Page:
Susan Mitchell (1866-1926) was an Irish writer and poet, known for her satirical verse.
She was born in Carrick-on-Shannon, Co. Leitrim where her father, Michael Thomas Mitchell was manager of the Provincial Bank. Her mother was Kate (aka Catherine Theresa) Cullen who moved to Sligo with her sons following the untimely death of her husband. Her daughters were sent to be raised by relatives.
The fifth of seven children, she was sent to Dublin age 6. She lived with her three aunts on Wellington Road, who gave her an Anglo-Irish education at Miss Abbott’s school on Morehampton Road, Dublin. This Mitchell later described:
“An Irish girl … is given only the barest outline of the history of her own country and always in a subservient and secondary place to the histories of other countries… At the most enquiring and receptive age, when the strings of being are most sensitive, a heavy hand is laid on the wires and all their melody is muted.” [Red Headed Rebel: Susan Mitchell, Poet and Mystic of the Irish Cultural Renaissance, by Pyle, Hilary, 1998].
Mitchell later attended Trinity College Dublin, where she took "women's examination" with honours. Susan was a dear friend of the older John B. Yeats and was especially close to his daughter Lily. The above portrait of Susan L Mitchell (1899), by John Butler Yeats is held at the National Gallery of Ireland.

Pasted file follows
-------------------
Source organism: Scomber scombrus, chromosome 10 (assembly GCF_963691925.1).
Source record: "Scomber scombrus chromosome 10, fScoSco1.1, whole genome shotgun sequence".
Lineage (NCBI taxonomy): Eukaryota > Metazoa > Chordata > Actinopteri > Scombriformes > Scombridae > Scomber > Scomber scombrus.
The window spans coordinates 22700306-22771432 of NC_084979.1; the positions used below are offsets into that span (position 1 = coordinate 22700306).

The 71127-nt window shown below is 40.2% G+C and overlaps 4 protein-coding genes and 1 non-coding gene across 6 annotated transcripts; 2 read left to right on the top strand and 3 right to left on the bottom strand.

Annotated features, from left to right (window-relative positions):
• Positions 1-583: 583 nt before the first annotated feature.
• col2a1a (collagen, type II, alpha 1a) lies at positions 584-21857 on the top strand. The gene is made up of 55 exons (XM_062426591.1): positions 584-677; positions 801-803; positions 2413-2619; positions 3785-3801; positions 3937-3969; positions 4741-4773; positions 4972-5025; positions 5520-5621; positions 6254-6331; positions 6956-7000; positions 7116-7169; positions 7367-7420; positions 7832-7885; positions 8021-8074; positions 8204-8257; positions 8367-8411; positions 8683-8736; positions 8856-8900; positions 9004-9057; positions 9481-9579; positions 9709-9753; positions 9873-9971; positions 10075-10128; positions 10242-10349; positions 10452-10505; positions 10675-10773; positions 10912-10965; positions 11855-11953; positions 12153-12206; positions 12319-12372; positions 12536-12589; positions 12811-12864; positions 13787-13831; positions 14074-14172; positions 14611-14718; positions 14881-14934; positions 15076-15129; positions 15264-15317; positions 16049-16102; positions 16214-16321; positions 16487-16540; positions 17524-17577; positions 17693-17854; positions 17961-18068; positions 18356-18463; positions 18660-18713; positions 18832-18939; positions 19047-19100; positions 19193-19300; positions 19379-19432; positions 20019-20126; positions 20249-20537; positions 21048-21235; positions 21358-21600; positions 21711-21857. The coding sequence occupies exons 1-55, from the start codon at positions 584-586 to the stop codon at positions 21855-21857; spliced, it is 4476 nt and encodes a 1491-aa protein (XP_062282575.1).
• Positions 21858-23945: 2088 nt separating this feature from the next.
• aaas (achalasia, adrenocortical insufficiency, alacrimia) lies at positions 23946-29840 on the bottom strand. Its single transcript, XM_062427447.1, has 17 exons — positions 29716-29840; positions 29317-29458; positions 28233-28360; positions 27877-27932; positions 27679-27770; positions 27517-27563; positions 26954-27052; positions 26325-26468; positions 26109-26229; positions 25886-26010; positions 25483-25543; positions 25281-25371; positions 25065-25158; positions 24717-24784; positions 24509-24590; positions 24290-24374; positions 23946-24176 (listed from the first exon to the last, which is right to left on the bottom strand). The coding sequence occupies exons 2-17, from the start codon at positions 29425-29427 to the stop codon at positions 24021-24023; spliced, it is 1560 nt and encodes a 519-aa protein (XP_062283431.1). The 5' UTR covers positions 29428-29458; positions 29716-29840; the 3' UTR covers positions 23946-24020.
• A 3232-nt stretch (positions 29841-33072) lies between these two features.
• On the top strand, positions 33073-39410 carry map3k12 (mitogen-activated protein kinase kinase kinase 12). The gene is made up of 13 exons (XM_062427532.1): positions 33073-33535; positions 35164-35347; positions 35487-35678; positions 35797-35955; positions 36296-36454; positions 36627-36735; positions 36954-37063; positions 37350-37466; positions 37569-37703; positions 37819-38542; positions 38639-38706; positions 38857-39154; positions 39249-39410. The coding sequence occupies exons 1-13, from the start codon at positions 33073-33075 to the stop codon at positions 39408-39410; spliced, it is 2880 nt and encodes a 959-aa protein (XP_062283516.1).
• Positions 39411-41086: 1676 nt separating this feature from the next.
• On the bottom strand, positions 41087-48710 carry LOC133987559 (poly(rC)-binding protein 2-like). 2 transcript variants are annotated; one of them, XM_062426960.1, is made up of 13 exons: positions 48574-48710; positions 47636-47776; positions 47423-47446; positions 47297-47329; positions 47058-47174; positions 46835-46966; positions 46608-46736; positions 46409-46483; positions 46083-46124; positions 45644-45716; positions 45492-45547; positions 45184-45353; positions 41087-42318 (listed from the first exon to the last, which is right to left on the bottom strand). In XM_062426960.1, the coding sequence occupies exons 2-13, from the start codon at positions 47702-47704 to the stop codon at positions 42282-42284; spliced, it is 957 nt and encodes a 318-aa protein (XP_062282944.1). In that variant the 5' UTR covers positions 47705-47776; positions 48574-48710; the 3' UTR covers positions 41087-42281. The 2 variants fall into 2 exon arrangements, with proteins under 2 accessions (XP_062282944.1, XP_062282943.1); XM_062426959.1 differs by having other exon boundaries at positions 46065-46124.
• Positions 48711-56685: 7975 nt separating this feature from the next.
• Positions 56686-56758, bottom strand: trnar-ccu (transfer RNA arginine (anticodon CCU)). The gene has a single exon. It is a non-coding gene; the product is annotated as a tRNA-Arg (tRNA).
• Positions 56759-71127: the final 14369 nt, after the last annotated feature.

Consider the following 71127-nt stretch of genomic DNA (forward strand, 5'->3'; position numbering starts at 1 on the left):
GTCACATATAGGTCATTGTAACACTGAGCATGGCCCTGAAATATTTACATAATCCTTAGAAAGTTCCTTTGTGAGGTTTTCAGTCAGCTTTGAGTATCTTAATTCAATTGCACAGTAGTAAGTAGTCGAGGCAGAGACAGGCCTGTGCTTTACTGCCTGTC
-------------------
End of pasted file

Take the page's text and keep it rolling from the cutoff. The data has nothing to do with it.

After returning to Dublin in 1899, she worked as sub-editor of The Irish Homestead, with George ‘AE’ Russell as editor. In his collection The Divine Vision (1904) Susan was among Russell’s dedications.
In spite of being plagued with TB, Susan frequently published a number of poems and satirical commentaries in various magazines. Her ballads were celebrated in Dublin’s social circles and in 1901 her book of ballads, Aids to the Immortality of Certain Persons in Ireland … Charitably Administered, was published.
In 1923 she composed ‘The Wail of the Pseudo-Gael’, a satire mocking the dreams (hers and fellow writers) of a cultural Ireland that was never to be.
On March 4th, 1926, following an operation, from which she never fully recovered, Susan Mitchell passed away in a nursing home.
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|Date of Birth||5th Dec 1866|
|Date of Death||4th Mar 1926|